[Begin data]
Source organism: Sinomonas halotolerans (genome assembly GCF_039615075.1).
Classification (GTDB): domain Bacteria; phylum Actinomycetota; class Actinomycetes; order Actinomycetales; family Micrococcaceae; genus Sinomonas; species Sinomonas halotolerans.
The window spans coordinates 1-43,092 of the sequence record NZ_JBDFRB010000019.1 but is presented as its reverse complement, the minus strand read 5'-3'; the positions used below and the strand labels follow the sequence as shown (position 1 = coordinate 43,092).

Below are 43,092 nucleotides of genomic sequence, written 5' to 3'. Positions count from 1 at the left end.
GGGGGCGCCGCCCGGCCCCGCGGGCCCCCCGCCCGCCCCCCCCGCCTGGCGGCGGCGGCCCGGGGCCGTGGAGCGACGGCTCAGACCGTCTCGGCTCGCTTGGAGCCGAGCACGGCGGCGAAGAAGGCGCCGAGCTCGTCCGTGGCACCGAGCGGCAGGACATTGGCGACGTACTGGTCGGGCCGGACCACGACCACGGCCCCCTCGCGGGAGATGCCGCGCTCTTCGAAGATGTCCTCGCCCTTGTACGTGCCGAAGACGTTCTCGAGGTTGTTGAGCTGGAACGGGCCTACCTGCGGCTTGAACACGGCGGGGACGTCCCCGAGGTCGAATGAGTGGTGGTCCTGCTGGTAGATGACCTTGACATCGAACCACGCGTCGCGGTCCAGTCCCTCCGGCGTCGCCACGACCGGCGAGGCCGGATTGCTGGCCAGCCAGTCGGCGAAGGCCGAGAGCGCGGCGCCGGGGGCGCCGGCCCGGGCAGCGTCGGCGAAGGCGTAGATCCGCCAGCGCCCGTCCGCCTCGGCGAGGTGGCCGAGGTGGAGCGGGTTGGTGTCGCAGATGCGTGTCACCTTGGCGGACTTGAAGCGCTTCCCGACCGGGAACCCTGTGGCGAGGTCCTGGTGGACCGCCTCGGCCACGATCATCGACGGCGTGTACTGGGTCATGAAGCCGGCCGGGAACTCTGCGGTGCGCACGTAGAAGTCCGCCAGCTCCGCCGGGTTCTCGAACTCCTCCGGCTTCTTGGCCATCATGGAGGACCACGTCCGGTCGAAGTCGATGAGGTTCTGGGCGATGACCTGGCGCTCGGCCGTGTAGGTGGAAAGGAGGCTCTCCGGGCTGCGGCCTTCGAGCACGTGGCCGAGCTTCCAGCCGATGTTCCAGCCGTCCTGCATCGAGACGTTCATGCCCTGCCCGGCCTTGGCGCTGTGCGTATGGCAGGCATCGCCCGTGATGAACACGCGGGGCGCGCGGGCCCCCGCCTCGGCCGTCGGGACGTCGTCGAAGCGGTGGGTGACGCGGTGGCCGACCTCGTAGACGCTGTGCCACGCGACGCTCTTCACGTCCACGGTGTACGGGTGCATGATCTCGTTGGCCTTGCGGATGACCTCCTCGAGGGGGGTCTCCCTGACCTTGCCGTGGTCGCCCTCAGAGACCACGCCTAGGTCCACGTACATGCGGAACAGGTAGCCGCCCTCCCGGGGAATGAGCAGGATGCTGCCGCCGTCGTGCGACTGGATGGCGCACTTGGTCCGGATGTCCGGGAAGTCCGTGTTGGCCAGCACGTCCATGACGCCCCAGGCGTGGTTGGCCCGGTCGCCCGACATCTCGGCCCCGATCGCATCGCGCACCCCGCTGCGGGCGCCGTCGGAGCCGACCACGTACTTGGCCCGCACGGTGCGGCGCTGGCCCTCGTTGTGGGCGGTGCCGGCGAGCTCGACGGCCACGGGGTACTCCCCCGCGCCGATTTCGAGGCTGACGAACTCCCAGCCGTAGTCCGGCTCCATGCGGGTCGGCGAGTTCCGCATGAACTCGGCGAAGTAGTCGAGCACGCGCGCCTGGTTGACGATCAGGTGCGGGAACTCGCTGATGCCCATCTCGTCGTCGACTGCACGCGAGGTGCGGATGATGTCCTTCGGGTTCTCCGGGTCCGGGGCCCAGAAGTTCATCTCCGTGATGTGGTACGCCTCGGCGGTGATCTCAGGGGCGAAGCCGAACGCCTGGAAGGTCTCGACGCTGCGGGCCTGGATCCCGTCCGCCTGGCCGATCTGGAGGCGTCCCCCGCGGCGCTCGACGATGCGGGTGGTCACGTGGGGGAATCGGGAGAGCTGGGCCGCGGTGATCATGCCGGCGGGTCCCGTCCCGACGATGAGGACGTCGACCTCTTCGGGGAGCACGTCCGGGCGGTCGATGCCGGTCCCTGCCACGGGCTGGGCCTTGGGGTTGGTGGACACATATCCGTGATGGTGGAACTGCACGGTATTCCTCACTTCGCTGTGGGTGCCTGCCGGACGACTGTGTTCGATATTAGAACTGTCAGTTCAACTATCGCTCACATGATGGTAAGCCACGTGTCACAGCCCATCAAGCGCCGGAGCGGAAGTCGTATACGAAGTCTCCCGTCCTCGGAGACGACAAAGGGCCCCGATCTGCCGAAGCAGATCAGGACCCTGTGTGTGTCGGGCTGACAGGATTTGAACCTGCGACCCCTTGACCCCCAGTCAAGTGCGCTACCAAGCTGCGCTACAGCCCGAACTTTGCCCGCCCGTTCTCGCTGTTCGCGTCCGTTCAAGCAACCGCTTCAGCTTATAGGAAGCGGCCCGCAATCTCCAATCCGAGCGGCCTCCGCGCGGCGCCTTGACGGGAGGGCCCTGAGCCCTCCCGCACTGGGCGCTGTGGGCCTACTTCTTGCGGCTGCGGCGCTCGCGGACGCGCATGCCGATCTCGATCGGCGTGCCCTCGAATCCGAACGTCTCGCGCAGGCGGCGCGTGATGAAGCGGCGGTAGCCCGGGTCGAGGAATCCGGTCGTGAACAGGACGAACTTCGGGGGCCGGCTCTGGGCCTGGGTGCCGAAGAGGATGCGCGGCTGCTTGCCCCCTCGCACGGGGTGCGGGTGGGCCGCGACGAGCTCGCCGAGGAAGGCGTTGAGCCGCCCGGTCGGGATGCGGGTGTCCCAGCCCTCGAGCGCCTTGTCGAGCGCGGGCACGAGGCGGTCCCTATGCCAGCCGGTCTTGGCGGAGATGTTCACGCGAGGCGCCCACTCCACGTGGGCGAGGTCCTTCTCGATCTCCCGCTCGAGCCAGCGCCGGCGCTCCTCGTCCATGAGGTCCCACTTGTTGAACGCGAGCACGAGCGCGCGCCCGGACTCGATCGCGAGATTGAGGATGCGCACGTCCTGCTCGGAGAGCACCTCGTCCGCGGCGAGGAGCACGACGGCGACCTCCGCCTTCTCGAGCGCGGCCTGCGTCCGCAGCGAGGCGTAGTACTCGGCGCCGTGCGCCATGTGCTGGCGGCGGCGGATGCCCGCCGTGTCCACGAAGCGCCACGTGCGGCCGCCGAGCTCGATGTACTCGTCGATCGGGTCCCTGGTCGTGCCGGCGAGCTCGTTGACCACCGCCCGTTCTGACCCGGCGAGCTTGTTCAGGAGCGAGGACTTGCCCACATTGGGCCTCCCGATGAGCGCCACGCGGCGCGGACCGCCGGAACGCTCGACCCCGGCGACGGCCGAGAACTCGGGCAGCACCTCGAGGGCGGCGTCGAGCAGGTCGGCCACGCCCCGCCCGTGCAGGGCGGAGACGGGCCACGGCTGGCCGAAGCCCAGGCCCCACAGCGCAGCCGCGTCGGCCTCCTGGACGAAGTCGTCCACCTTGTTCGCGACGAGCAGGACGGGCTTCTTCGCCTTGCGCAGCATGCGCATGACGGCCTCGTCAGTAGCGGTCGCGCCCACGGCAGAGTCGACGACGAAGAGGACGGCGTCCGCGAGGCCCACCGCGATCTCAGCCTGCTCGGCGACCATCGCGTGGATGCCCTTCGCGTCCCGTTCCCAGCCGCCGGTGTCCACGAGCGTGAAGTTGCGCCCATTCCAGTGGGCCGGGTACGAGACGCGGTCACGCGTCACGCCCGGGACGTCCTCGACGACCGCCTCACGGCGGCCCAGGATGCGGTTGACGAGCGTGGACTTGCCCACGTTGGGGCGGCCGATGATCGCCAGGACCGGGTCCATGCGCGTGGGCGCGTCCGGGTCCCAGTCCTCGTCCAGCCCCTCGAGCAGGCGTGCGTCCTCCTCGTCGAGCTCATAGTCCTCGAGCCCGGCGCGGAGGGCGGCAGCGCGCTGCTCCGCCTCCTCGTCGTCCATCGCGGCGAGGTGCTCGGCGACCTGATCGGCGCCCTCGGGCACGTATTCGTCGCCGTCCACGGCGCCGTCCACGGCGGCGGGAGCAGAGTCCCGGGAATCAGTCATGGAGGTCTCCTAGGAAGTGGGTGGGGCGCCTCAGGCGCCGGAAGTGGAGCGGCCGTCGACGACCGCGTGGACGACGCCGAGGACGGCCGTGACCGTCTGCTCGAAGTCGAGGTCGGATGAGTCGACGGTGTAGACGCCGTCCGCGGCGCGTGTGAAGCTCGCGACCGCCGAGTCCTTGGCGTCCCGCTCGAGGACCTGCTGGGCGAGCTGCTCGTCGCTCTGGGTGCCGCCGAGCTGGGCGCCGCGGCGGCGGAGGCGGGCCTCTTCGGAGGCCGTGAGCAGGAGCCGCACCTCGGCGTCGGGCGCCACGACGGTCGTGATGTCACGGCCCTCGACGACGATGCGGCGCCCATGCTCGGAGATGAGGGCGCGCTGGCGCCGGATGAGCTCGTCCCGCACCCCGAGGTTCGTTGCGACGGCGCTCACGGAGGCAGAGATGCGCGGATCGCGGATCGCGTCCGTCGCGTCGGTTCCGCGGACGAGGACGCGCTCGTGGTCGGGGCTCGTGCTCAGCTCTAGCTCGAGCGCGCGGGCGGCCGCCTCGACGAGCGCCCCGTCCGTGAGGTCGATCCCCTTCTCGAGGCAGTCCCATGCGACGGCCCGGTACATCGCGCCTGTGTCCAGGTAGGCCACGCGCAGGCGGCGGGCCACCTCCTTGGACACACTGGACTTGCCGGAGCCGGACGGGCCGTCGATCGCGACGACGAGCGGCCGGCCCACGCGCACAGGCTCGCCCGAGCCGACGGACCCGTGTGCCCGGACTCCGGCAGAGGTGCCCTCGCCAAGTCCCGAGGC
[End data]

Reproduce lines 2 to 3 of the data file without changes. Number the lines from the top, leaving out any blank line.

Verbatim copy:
Classification (GTDB): domain Bacteria; phylum Actinomycetota; class Actinomycetes; order Actinomycetales; family Micrococcaceae; genus Sinomonas; species Sinomonas halotolerans.
The window spans coordinates 1-43,092 of the sequence record NZ_JBDFRB010000019.1 but is presented as its reverse complement, the minus strand read 5'-3'; the positions used below and the strand labels follow the sequence as shown (position 1 = coordinate 43,092).